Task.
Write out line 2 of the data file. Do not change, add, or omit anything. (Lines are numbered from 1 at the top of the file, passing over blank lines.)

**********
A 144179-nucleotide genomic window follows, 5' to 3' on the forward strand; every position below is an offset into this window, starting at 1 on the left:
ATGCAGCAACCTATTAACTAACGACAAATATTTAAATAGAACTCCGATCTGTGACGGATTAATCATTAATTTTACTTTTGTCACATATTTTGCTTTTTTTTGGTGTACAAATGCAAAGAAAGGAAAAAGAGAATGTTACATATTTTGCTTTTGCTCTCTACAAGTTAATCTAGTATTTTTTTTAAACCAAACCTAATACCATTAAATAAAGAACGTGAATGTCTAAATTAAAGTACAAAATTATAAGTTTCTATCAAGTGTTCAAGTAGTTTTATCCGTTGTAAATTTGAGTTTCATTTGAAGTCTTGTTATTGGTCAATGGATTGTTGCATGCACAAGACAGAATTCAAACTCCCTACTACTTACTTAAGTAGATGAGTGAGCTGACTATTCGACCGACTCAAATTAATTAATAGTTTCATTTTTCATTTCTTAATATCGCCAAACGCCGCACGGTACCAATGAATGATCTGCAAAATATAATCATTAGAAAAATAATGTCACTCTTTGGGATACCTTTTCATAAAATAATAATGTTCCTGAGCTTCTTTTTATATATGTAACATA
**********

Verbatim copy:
ATGCAGCAACCTATTAACTAACGACAAATATTTAAATAGAACTCCGATCTGTGACGGATTAATCATTAATTTTACTTTTGTCACATATTTTGCTTTTTTTTGGTGTACAAATGCAAAGAAAGGAAAAAGAGAATGTTACATATTTTGCTTTTGCTCTCTACAAGTTAATCTAGTATTTTTTTTAAACCAAACCTAATACCATTAAATAAAGAACGTGAATGTCTAAATTAAAGTACAAAATTATAAGTTTCTATCAAGTGTTCAAGTAGTTTTATCCGTTGTAAATTTGAGTTTCATTTGAAGTCTTGTTATTGGTCAATGGATTGTTGCATGCACAAGACAGAATTCAAACTCCCTACTACTTACTTAAGTAGATGAGTGAGCTGACTATTCGACCGACTCAAATTAATTAATAGTTTCATTTTTCATTTCTTAATATCGCCAAACGCCGCACGGTACCAATGAATGATCTGCAAAATATAATCATTAGAAAAATAATGTCACTCTTTGGGATACCTTTTCATAAAATAATAATGTTCCTGAGCTTCTTTTTATATATGTAACATA